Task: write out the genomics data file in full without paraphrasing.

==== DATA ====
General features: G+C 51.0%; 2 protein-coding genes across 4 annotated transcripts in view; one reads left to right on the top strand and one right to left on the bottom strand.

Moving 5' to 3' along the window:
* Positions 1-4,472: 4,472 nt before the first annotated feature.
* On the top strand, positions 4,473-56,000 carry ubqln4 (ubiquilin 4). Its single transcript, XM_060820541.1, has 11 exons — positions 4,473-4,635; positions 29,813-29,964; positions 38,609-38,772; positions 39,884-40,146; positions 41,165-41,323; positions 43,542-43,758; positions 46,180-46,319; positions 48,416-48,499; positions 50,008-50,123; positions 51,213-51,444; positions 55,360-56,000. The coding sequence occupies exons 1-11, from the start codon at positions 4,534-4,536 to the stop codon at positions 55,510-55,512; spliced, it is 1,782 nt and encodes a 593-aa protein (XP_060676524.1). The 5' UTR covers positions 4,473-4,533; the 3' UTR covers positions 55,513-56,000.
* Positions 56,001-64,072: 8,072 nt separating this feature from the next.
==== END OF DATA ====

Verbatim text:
General features: G+C 51.0%; 2 protein-coding genes across 4 annotated transcripts in view; one reads left to right on the top strand and one right to left on the bottom strand.

Moving 5' to 3' along the window:
* Positions 1-4,472: 4,472 nt before the first annotated feature.
* On the top strand, positions 4,473-56,000 carry ubqln4 (ubiquilin 4). Its single transcript, XM_060820541.1, has 11 exons — positions 4,473-4,635; positions 29,813-29,964; positions 38,609-38,772; positions 39,884-40,146; positions 41,165-41,323; positions 43,542-43,758; positions 46,180-46,319; positions 48,416-48,499; positions 50,008-50,123; positions 51,213-51,444; positions 55,360-56,000. The coding sequence occupies exons 1-11, from the start codon at positions 4,534-4,536 to the stop codon at positions 55,510-55,512; spliced, it is 1,782 nt and encodes a 593-aa protein (XP_060676524.1). The 5' UTR covers positions 4,473-4,533; the 3' UTR covers positions 55,513-56,000.
* Positions 56,001-64,072: 8,072 nt separating this feature from the next.